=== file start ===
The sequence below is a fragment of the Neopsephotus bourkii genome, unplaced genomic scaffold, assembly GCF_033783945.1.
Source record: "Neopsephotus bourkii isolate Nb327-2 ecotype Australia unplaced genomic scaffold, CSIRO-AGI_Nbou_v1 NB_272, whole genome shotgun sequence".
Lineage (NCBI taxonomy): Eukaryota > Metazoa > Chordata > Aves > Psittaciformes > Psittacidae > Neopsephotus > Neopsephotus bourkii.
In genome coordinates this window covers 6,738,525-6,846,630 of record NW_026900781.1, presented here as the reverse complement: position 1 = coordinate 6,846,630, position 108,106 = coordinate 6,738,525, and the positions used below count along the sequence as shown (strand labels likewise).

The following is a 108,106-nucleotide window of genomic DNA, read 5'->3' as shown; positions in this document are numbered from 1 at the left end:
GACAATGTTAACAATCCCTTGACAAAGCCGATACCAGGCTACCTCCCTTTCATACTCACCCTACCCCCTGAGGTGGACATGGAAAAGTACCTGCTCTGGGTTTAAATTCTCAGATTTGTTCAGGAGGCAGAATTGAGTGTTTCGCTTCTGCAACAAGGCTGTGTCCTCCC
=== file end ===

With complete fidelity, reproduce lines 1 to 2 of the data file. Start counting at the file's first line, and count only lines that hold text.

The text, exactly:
The sequence below is a fragment of the Neopsephotus bourkii genome, unplaced genomic scaffold, assembly GCF_033783945.1.
Source record: "Neopsephotus bourkii isolate Nb327-2 ecotype Australia unplaced genomic scaffold, CSIRO-AGI_Nbou_v1 NB_272, whole genome shotgun sequence".